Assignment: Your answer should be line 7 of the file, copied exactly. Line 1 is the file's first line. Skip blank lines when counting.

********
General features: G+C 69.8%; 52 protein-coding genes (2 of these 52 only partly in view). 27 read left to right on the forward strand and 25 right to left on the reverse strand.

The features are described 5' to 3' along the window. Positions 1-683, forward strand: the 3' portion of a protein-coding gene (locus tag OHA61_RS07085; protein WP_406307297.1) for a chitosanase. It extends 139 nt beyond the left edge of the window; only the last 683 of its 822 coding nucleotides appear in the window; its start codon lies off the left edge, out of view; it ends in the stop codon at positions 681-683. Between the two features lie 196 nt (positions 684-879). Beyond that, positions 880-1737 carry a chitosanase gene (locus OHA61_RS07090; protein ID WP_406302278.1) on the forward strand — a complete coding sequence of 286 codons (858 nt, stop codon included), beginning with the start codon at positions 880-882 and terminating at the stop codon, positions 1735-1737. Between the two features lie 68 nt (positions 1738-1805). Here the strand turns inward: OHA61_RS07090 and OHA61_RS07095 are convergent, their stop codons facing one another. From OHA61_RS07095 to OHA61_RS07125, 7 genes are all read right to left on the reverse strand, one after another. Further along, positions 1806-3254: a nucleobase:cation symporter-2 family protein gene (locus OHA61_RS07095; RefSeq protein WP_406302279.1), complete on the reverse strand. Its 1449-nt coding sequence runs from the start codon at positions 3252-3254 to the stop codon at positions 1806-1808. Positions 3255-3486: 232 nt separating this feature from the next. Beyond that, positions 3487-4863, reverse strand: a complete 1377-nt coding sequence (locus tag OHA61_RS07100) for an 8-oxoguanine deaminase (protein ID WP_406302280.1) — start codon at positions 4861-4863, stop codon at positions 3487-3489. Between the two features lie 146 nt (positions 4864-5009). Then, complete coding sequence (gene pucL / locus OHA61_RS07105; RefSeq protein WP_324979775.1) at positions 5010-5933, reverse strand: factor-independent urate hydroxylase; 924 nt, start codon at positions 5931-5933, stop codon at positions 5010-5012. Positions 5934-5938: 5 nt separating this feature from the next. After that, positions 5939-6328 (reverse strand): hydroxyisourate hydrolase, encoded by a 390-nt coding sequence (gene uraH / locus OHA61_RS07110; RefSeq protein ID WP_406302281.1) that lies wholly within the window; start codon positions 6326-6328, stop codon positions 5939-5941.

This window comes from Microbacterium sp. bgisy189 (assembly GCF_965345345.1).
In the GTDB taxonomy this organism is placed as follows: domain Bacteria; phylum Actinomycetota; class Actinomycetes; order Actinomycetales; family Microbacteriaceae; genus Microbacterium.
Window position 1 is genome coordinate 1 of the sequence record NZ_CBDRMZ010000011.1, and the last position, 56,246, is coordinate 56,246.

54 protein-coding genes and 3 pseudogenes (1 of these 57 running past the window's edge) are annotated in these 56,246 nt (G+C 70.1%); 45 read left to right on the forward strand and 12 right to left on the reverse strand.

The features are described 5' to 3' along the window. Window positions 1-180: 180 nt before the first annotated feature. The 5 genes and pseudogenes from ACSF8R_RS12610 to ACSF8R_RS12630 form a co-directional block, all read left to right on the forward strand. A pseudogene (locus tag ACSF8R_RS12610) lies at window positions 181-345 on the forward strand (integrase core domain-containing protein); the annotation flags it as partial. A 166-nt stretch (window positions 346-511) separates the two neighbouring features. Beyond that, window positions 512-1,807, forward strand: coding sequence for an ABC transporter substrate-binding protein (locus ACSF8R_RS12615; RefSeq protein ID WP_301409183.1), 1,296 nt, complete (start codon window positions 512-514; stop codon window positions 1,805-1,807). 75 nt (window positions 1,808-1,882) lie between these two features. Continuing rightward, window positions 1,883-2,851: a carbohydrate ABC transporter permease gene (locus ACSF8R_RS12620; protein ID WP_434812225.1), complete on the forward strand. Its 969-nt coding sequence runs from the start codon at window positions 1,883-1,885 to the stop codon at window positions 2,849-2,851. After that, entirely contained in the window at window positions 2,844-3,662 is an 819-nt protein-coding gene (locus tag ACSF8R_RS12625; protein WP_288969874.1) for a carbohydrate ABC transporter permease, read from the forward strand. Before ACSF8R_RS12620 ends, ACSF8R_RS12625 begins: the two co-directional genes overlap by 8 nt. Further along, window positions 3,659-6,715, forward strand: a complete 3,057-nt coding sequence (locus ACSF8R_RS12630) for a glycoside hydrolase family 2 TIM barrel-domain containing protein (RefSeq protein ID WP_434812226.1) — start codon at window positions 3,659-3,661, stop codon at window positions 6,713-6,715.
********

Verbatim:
The features are described 5' to 3' along the window. Window positions 1-180: 180 nt before the first annotated feature. The 5 genes and pseudogenes from ACSF8R_RS12610 to ACSF8R_RS12630 form a co-directional block, all read left to right on the forward strand. A pseudogene (locus tag ACSF8R_RS12610) lies at window positions 181-345 on the forward strand (integrase core domain-containing protein); the annotation flags it as partial. A 166-nt stretch (window positions 346-511) separates the two neighbouring features. Beyond that, window positions 512-1,807, forward strand: coding sequence for an ABC transporter substrate-binding protein (locus ACSF8R_RS12615; RefSeq protein ID WP_301409183.1), 1,296 nt, complete (start codon window positions 512-514; stop codon window positions 1,805-1,807). 75 nt (window positions 1,808-1,882) lie between these two features. Continuing rightward, window positions 1,883-2,851: a carbohydrate ABC transporter permease gene (locus ACSF8R_RS12620; protein ID WP_434812225.1), complete on the forward strand. Its 969-nt coding sequence runs from the start codon at window positions 1,883-1,885 to the stop codon at window positions 2,849-2,851. After that, entirely contained in the window at window positions 2,844-3,662 is an 819-nt protein-coding gene (locus tag ACSF8R_RS12625; protein WP_288969874.1) for a carbohydrate ABC transporter permease, read from the forward strand. Before ACSF8R_RS12620 ends, ACSF8R_RS12625 begins: the two co-directional genes overlap by 8 nt. Further along, window positions 3,659-6,715, forward strand: a complete 3,057-nt coding sequence (locus ACSF8R_RS12630) for a glycoside hydrolase family 2 TIM barrel-domain containing protein (RefSeq protein ID WP_434812226.1) — start codon at window positions 3,659-3,661, stop codon at window positions 6,713-6,715.